Math::PlanePath::Staircase -- integer points in stair-step diagonal stripes
use Math::PlanePath::Staircase; my $path = Math::PlanePath::Staircase->new; my ($x, $y) = $path->n_to_xy (123);
This path makes a staircase pattern down from the Y axis to the X,
8 29 | 7 30---31 | 6 16 32---33 | | 5 17---18 34---35 | | 4 7 19---20 36---37 | | | 3 8--- 9 21---22 38---39 | | | 2 2 10---11 23---24 40... | | | 1 3--- 4 12---13 25---26 | | | Y=0 -> 1 5--- 6 14---15 27---28 ^ X=0 1 2 3 4 5 6
The 1,6,15,28,etc along the X axis at the end of each run are the hexagonal numbers k*(2*k-1). The diagonal 3,10,21,36,etc up from X=0,Y=1 is the second hexagonal numbers k*(2*k+1), formed by extending the hexagonal numbers to negative k. The two together are the triangular numbers k*(k+1)/2.
Legendre's prime generating polynomial 2*k^2+29 bounces around for some low values then makes a steep diagonal upwards from X=19,Y=1, at a slope 3 up for 1 across, but only 2 of each 3 drawn.
See "FUNCTIONS" in Math::PlanePath for behaviour common to all path classes.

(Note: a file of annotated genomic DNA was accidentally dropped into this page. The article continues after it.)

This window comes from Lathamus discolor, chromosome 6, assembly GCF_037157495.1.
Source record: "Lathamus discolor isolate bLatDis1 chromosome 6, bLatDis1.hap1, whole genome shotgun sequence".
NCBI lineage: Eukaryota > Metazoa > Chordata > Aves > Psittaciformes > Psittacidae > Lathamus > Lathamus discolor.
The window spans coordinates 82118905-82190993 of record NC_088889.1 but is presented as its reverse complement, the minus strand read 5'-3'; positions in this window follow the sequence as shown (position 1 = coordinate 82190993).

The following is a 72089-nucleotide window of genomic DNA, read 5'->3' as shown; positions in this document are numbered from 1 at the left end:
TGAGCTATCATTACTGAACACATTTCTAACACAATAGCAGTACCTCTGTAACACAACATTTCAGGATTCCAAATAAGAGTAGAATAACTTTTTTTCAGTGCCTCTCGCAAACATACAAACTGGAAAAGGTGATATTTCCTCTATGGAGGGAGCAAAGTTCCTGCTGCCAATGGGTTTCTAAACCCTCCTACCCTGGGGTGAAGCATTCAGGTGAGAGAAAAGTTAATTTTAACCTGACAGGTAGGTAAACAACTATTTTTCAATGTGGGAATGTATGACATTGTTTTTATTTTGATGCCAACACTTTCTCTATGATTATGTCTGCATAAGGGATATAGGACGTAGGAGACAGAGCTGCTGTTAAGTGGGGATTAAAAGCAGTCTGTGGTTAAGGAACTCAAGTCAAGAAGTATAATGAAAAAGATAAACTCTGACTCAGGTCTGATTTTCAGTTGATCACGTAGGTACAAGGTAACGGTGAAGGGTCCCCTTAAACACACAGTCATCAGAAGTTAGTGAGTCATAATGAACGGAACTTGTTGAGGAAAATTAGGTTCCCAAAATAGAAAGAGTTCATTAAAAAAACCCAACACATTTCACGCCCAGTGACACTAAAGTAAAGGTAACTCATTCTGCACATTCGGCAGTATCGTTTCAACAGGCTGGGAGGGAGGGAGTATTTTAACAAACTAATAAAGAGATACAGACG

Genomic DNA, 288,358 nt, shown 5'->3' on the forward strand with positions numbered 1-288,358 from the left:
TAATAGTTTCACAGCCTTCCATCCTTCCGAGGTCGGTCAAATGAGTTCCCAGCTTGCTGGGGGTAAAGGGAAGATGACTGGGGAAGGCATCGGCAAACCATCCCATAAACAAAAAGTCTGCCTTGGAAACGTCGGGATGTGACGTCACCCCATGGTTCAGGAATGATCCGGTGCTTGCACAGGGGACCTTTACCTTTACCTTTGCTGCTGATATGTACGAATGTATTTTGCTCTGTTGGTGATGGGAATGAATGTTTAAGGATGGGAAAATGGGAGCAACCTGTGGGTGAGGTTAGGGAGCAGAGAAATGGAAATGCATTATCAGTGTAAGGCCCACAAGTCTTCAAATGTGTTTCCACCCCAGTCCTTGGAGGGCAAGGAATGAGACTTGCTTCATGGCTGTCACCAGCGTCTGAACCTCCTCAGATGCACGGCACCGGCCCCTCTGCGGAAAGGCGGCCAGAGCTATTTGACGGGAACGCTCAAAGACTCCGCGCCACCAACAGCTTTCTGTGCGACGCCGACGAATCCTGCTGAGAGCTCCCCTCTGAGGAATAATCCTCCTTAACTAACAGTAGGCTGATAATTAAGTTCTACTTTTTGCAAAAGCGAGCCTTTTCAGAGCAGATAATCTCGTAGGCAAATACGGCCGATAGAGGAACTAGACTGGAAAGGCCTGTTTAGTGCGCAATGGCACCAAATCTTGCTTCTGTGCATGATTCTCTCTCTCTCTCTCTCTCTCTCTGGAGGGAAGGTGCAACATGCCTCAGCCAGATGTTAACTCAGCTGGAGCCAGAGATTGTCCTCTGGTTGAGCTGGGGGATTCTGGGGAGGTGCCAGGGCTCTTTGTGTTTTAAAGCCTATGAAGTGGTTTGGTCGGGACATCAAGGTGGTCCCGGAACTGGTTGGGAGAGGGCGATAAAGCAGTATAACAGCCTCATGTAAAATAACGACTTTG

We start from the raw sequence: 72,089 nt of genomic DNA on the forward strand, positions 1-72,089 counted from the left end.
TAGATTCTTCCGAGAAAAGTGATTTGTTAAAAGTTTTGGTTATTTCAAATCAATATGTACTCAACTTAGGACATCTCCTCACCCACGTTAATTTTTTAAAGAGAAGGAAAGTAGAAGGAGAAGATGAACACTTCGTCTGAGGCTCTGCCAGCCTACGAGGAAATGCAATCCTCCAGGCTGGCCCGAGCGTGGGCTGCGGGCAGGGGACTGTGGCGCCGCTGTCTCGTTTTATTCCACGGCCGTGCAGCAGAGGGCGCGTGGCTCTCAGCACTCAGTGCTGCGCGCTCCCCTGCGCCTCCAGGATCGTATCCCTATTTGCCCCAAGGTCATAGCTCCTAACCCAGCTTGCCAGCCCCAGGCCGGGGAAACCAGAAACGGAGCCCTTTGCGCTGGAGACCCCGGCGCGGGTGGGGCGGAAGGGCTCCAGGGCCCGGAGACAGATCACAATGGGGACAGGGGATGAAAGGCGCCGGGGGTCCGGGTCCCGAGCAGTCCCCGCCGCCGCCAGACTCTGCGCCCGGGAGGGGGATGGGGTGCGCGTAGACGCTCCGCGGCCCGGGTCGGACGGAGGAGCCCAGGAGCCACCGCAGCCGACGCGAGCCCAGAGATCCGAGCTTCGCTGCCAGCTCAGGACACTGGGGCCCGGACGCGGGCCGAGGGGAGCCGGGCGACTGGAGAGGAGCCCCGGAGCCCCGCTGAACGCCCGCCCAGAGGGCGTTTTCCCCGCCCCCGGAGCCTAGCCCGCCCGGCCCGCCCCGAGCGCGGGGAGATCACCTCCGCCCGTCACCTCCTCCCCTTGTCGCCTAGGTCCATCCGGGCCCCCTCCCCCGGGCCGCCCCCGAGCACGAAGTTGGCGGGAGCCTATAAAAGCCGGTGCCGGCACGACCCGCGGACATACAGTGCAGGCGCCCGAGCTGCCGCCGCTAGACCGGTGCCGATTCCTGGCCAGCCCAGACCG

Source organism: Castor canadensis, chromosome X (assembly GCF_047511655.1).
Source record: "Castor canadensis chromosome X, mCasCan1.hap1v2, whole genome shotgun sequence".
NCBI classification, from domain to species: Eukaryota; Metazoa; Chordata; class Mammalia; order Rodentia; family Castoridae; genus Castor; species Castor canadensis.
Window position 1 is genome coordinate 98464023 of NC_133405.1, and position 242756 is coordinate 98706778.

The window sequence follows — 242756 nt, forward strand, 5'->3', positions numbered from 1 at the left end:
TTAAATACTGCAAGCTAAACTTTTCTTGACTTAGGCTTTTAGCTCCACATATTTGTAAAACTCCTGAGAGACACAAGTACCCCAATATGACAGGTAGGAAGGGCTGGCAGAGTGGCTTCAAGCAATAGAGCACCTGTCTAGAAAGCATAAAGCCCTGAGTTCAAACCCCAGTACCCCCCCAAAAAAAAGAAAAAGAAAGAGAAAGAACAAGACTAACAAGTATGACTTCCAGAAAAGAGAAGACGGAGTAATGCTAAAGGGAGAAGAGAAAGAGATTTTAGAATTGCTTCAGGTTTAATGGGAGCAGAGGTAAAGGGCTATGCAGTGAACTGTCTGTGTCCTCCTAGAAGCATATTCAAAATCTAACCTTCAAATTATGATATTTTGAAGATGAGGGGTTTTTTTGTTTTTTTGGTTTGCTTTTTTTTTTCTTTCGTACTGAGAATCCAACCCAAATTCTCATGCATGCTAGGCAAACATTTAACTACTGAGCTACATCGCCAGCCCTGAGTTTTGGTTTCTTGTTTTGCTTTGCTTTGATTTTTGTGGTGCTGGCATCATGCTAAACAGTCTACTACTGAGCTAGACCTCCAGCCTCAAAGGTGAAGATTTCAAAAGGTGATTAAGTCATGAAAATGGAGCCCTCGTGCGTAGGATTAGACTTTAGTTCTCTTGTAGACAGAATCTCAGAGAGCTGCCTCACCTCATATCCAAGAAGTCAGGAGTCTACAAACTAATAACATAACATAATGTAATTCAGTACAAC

$path = Math::PlanePath::Staircase->new ()
Create and return a new staircase path object.
($x,$y) = $path->n_to_xy ($n)
Return the X,Y coordinates of point number
$n on the path.
$n < 0.5 the return is an empty list, it being considered the path begins at 1.
$n = $path->xy_to_n ($x,$y)
Return the point number for coordinates
$y are rounded to the nearest integers, which has the effect of treating each point
$n as a square of side 1, so the quadrant x>=-0.5, y>=-0.5 is covered.
($n_lo, $n_hi) = $path->rect_to_n_range ($x1,$y1, $x2,$y2)
The returned range is exact, meaning
$n_hi are the smallest and biggest in the rectangle.
Within each row increasing X is increasing N, and in each column increasing Y is increasing pairs of N. Thus for
rect_to_n_range() the lower left corner vertical pair is the minimum N and the upper right vertical pair is the maximum N.
A given X,Y is the larger of a vertical pair when ((X^Y)&1)==1. If that happens at the lower left corner then it's X,Y+1 which is the smaller N, as long as Y+1 is in the rectangle. Conversely at the top right if ((X^Y)&1)==0 then it's X,Y-1 which is the bigger N, again as long as Y-1 is in the rectangle.
Copyright 2010, 2011, 2012, 2013 Kevin Ryde
This file is part of Math-PlanePath.
Math-PlanePath is free software; you can redistribute it and/or modify it under the terms of the GNU General Public License as published by the Free Software Foundation; either version 3, or (at your option) any later version.
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